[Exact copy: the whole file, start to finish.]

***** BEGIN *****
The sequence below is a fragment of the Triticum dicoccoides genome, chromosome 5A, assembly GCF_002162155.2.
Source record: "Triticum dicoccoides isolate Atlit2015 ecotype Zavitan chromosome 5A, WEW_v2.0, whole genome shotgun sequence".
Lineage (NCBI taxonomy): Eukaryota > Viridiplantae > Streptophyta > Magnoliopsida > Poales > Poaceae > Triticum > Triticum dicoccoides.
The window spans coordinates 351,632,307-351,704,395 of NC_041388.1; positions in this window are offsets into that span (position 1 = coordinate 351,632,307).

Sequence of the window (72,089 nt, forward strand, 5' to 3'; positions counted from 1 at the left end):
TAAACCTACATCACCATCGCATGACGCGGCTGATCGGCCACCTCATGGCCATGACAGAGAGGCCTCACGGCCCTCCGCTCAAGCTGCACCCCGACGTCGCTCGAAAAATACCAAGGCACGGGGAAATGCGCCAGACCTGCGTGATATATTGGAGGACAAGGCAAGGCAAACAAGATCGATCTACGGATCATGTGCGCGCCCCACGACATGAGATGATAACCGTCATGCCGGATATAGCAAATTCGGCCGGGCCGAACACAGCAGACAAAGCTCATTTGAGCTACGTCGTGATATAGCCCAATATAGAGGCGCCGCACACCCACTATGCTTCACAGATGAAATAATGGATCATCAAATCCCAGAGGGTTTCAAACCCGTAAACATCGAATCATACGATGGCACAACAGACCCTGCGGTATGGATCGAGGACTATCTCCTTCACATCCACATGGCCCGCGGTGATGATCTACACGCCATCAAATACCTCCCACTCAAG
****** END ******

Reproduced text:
The sequence below is a fragment of the Triticum dicoccoides genome, chromosome 5A, assembly GCF_002162155.2.
Source record: "Triticum dicoccoides isolate Atlit2015 ecotype Zavitan chromosome 5A, WEW_v2.0, whole genome shotgun sequence".
Lineage (NCBI taxonomy): Eukaryota > Viridiplantae > Streptophyta > Magnoliopsida > Poales > Poaceae > Triticum > Triticum dicoccoides.
The window spans coordinates 351,632,307-351,704,395 of NC_041388.1; positions in this window are offsets into that span (position 1 = coordinate 351,632,307).

Sequence of the window (72,089 nt, forward strand, 5' to 3'; positions counted from 1 at the left end):
TAAACCTACATCACCATCGCATGACGCGGCTGATCGGCCACCTCATGGCCATGACAGAGAGGCCTCACGGCCCTCCGCTCAAGCTGCACCCCGACGTCGCTCGAAAAATACCAAGGCACGGGGAAATGCGCCAGACCTGCGTGATATATTGGAGGACAAGGCAAGGCAAACAAGATCGATCTACGGATCATGTGCGCGCCCCACGACATGAGATGATAACCGTCATGCCGGATATAGCAAATTCGGCCGGGCCGAACACAGCAGACAAAGCTCATTTGAGCTACGTCGTGATATAGCCCAATATAGAGGCGCCGCACACCCACTATGCTTCACAGATGAAATAATGGATCATCAAATCCCAGAGGGTTTCAAACCCGTAAACATCGAATCATACGATGGCACAACAGACCCTGCGGTATGGATCGAGGACTATCTCCTTCACATCCACATGGCCCGCGGTGATGATCTACACGCCATCAAATACCTCCCACTCAAG